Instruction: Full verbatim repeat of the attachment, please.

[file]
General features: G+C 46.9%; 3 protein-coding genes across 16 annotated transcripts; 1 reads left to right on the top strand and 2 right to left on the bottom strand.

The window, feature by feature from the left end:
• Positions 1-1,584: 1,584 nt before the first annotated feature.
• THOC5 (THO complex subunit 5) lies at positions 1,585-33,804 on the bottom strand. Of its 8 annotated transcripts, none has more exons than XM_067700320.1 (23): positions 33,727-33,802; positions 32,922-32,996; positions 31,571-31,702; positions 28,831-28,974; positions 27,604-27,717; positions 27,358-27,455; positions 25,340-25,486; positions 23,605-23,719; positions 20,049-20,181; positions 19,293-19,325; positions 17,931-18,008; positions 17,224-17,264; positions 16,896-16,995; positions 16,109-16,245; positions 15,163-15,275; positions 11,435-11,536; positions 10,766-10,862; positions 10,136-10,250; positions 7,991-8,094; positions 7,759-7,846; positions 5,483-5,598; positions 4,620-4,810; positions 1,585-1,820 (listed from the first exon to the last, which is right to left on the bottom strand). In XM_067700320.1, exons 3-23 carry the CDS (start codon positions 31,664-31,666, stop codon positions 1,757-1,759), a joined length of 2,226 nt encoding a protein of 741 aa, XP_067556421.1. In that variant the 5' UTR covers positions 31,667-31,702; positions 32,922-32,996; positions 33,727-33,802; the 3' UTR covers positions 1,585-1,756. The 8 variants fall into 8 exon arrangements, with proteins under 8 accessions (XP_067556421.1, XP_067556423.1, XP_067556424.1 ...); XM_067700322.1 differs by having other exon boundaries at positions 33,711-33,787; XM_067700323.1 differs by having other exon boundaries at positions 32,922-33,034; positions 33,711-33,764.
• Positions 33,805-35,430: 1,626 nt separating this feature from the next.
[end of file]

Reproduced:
General features: G+C 46.9%; 3 protein-coding genes across 16 annotated transcripts; 1 reads left to right on the top strand and 2 right to left on the bottom strand.

The window, feature by feature from the left end:
• Positions 1-1,584: 1,584 nt before the first annotated feature.
• THOC5 (THO complex subunit 5) lies at positions 1,585-33,804 on the bottom strand. Of its 8 annotated transcripts, none has more exons than XM_067700320.1 (23): positions 33,727-33,802; positions 32,922-32,996; positions 31,571-31,702; positions 28,831-28,974; positions 27,604-27,717; positions 27,358-27,455; positions 25,340-25,486; positions 23,605-23,719; positions 20,049-20,181; positions 19,293-19,325; positions 17,931-18,008; positions 17,224-17,264; positions 16,896-16,995; positions 16,109-16,245; positions 15,163-15,275; positions 11,435-11,536; positions 10,766-10,862; positions 10,136-10,250; positions 7,991-8,094; positions 7,759-7,846; positions 5,483-5,598; positions 4,620-4,810; positions 1,585-1,820 (listed from the first exon to the last, which is right to left on the bottom strand). In XM_067700320.1, exons 3-23 carry the CDS (start codon positions 31,664-31,666, stop codon positions 1,757-1,759), a joined length of 2,226 nt encoding a protein of 741 aa, XP_067556421.1. In that variant the 5' UTR covers positions 31,667-31,702; positions 32,922-32,996; positions 33,727-33,802; the 3' UTR covers positions 1,585-1,756. The 8 variants fall into 8 exon arrangements, with proteins under 8 accessions (XP_067556421.1, XP_067556423.1, XP_067556424.1 ...); XM_067700322.1 differs by having other exon boundaries at positions 33,711-33,787; XM_067700323.1 differs by having other exon boundaries at positions 32,922-33,034; positions 33,711-33,764.
• Positions 33,805-35,430: 1,626 nt separating this feature from the next.